Conference centres have come a long way with their customer service values and general standards of delivery, so much so that UK venues have a good average standard. Visit any conference centre and the facilities, food & beverage, staff and audiovisuals will all be at a good level of service. And, we now have several means of recognising excellence through schemes such as the Meetings Industry Association and Conference Centres of Excellence, and recognition that staff are trained to WorldHost standards. So the short answer is yes.
However, a thought struck me the other day; whilst the industry delivers excellent customer service, do we think hard enough about the actual needs of our clients. Walking around a graduate assessment day hosted by us recently, I was struck by two things: firstly the quality of our young graduates and the competition for acceptance on a graduate scheme, but secondly, and more relevantly, had I thought enough about the environment for these candidates, essentially the delegates of my client?
In this instance, the candidates were in a high-pressure situation, moving between testing interviews and assessments with periods of waiting in between. The fact that we had provided a comfortable private place to assemble and try to relax whilst preparing for the next psychological test was indicative of CEME as a business venue. What would I have done if we had been a public area?
Privacy and confidentiality are by-words in our vocabulary when meeting clients, but there are some industries and situations that require careful consideration. Are defence and security companies comfortable meeting at a venue where the public have access? David Hopps, Managing Director of DHA Global, comments: “I frequently attend meetings where there is a requirement to network or hold specific discussions with other delegates. As an ammunitions management company, I find it difficult to hold a detailed conversation about the reverse engineering of a torpedo in Eastern Europe when at the next table there is a family having tea whilst waiting for their flight. To me it is simple, a venue that is exclusively a business facility offers the best option for privacy and confidentiality for an industry such as ours to go about its business.”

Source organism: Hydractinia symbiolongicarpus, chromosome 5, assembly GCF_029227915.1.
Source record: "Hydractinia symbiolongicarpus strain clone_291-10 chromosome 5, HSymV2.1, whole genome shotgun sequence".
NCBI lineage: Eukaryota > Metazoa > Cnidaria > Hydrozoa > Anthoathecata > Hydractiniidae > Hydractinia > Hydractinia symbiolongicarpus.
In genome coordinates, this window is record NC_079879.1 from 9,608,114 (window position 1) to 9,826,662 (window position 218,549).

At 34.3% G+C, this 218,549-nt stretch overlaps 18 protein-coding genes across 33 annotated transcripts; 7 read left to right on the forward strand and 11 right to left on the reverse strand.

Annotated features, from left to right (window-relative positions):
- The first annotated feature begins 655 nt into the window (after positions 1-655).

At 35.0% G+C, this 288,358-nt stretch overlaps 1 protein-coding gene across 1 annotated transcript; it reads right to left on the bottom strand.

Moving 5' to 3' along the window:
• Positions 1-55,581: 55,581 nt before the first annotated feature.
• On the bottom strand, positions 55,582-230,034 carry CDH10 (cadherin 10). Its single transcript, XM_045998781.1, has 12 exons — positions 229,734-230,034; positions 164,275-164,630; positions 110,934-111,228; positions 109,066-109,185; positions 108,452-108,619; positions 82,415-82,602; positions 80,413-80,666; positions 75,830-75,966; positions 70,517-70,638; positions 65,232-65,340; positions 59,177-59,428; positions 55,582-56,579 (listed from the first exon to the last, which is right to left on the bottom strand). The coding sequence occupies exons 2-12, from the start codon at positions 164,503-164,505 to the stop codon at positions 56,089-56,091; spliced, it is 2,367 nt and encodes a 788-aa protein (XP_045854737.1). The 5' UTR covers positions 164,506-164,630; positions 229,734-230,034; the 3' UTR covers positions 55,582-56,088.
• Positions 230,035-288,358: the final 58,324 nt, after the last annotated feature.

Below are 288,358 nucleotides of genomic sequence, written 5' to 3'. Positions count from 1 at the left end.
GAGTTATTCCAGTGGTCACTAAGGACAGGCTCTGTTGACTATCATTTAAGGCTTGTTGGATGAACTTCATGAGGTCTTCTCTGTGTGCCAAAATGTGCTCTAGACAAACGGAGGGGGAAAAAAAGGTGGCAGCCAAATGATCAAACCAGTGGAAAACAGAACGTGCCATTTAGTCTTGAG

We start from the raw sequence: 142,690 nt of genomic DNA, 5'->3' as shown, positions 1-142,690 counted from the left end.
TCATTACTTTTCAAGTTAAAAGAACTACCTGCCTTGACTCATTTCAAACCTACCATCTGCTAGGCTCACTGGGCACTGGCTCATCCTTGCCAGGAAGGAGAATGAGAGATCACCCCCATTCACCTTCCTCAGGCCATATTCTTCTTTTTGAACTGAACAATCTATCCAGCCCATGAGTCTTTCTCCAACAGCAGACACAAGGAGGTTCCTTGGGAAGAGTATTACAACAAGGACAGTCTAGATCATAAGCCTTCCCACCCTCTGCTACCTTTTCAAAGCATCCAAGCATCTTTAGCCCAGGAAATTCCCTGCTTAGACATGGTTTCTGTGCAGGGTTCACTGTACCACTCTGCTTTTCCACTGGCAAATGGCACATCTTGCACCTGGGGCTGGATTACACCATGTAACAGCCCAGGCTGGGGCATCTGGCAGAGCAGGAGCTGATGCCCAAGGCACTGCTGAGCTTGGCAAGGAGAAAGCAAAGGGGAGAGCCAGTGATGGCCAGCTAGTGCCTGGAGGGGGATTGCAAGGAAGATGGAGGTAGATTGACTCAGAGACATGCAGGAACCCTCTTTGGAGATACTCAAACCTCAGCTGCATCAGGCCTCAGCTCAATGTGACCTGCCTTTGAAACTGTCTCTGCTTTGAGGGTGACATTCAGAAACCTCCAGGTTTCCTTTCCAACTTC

The same goes for the pharmaceutical industry, high-tech companies and any organisation that requires a degree of privacy. And of course it may not necessarily be the content of the meeting that requires consideration but the reaction of third parties to the fact that the meeting is being held at all. Do we have the procedures or skills to protect our venue from the publicity associated with protestors or intrusive oversight by the media?
Clearly, controlling entry to a hotel conference venue is fraught with issues, so I am comfortable in the fact that we are an exclusive business venue where the public don’t have unfettered access. However, I am now going to set time aside to review our procedures for privacy and confidentiality.< Back